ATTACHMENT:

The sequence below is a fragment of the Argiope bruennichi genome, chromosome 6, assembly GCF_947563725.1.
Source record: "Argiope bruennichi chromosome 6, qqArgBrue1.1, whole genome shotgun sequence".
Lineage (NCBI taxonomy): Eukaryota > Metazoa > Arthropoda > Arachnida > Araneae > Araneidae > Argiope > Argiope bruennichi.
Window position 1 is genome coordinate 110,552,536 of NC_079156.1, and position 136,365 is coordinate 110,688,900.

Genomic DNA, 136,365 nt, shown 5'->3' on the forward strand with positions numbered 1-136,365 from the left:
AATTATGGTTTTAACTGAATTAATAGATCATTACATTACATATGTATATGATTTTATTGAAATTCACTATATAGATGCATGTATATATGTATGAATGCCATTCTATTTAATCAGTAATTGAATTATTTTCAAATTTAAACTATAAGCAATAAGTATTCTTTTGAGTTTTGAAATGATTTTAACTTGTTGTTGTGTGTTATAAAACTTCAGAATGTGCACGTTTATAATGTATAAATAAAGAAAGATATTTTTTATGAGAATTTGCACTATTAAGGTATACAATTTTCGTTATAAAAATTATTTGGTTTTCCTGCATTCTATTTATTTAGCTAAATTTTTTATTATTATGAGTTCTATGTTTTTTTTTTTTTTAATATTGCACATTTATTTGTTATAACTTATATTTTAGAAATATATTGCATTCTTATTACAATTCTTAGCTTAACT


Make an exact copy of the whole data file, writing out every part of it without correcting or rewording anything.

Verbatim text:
The sequence below is a fragment of the Argiope bruennichi genome, chromosome 6, assembly GCF_947563725.1.
Source record: "Argiope bruennichi chromosome 6, qqArgBrue1.1, whole genome shotgun sequence".
Lineage (NCBI taxonomy): Eukaryota > Metazoa > Arthropoda > Arachnida > Araneae > Araneidae > Argiope > Argiope bruennichi.
Window position 1 is genome coordinate 110,552,536 of NC_079156.1, and position 136,365 is coordinate 110,688,900.

Genomic DNA, 136,365 nt, shown 5'->3' on the forward strand with positions numbered 1-136,365 from the left:
AATTATGGTTTTAACTGAATTAATAGATCATTACATTACATATGTATATGATTTTATTGAAATTCACTATATAGATGCATGTATATATGTATGAATGCCATTCTATTTAATCAGTAATTGAATTATTTTCAAATTTAAACTATAAGCAATAAGTATTCTTTTGAGTTTTGAAATGATTTTAACTTGTTGTTGTGTGTTATAAAACTTCAGAATGTGCACGTTTATAATGTATAAATAAAGAAAGATATTTTTTATGAGAATTTGCACTATTAAGGTATACAATTTTCGTTATAAAAATTATTTGGTTTTCCTGCATTCTATTTATTTAGCTAAATTTTTTATTATTATGAGTTCTATGTTTTTTTTTTTTTTAATATTGCACATTTATTTGTTATAACTTATATTTTAGAAATATATTGCATTCTTATTACAATTCTTAGCTTAACT